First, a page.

· What is the cleanliness like?
· Is there parking nearby?
· Is the location accessible by public transport?
· Is there a large window for you displays?
· Is there additional storage space?
· What is the lighting like? Can they be dimmed, or alternative lamps and lighting brought in?
· Is there CCTV to prevent theft / damage? If not, what other loss-prevention tactics can be made available?
· Is there Wi-Fi to carry out credit card transactions? Can it be made available to customers?
· Is there an accessible bathroom?
It is important to demonstrate to everyone involved that you have done your homework and that you have all bases covered. Once you have decided on a unit, you should have a list of questions ready to ask upfront in order to get a complete understanding of what you are getting yourself into:
1. What is the rental cost?
2. What is included in the rental cost?
3. Are there any additional utility costs?
4. What is the layout of the space?
5. What are the specific dimensions of the ceiling, windows, doors, counters, pillars...etc?
6. Can the space be modified?
7. Who is liable for what?
8. Is there internet or Wi-Fi?
9. Will you need insurance?
10. Is a deposit required to secure the venue?
11. What is the average foot traffic you can expect?
Once you have those answers, you will want to figure out whether you will be signing a Lease, License or having to apply for a permit. Now, all that might sound a bit scary but before you run away from the idea of selling offline because of some technical jargon, let’s break down what each of these three mean.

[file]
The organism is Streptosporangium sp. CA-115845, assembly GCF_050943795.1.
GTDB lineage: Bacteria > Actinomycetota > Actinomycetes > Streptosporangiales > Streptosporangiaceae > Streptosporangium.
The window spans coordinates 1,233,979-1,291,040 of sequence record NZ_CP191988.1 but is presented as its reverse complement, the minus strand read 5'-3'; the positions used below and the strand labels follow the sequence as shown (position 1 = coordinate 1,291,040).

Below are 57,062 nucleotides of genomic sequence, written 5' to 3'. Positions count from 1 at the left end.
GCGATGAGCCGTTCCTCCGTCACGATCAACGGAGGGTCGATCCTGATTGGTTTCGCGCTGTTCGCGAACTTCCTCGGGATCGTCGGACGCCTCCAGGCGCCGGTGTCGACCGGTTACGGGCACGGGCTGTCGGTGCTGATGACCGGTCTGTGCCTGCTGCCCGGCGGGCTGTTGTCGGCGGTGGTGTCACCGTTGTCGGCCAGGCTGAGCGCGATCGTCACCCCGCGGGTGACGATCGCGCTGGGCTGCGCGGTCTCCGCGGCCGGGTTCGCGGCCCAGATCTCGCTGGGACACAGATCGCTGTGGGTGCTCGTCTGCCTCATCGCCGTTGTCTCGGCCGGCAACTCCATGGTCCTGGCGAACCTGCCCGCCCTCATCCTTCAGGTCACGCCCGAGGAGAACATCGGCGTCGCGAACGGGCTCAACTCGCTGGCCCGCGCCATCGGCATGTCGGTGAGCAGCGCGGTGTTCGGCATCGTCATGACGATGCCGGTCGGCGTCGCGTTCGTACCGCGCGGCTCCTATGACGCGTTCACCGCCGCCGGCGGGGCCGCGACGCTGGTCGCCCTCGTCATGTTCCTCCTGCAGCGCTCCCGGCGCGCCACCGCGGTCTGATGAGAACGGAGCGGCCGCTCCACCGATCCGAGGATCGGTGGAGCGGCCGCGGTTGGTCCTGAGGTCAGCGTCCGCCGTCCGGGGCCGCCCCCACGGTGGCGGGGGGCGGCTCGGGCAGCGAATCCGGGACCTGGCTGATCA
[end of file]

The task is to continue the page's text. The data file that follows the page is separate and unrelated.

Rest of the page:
Lease - Under a lease, the person using the stated land is considered a tenant and given exclusive possession for the duration of the time agreed upon, otherwise known as the “term” of the lease. The “terms” will also include what you will be able to do the space when it comes to modifications, hours of operation and several of the other key aspects discussed above, including rent, utilities...etc.
Licence- This gives legal authority to you, the licensee, to use the owner or licensor’s asset, without which you are using it would be unlawful. These are given out for more short-term occupants but come with a more limited arrangement and does not guarantee exclusive use of the property.
Permits- Each region will have its own regulations, so based on what you are intending to do, you will want to make sure you are within the bounds of the law. For example, you may be required to have a permit to sell food and alcohol.
Once you have done your homework and assessed whether a potential location is a good fit or not, the next step is to actually go out and see the place in person during the hours the pop-up will run. Make sure to do this multiple times throughout the week at different times of the day. From there, you can make up your mind, request to see the Heads of Terms and or the Lease agreement that we will obtain for you.
Before you sign anything, take a few days to thoroughly review the agreement, or have a legal professional take a look to mitigate liabilities and make sure there are not any apparent shortcomings in the deal. However, if the price is right, the agreement works with your specifications, and the location is perfect for your goals, then you will want to sign and return the document to secure the venue and start planning how you are going to make your pop-up a success.
When you have done this, relax (a little) and be sure to congratulate yourself on your very first pop-up space!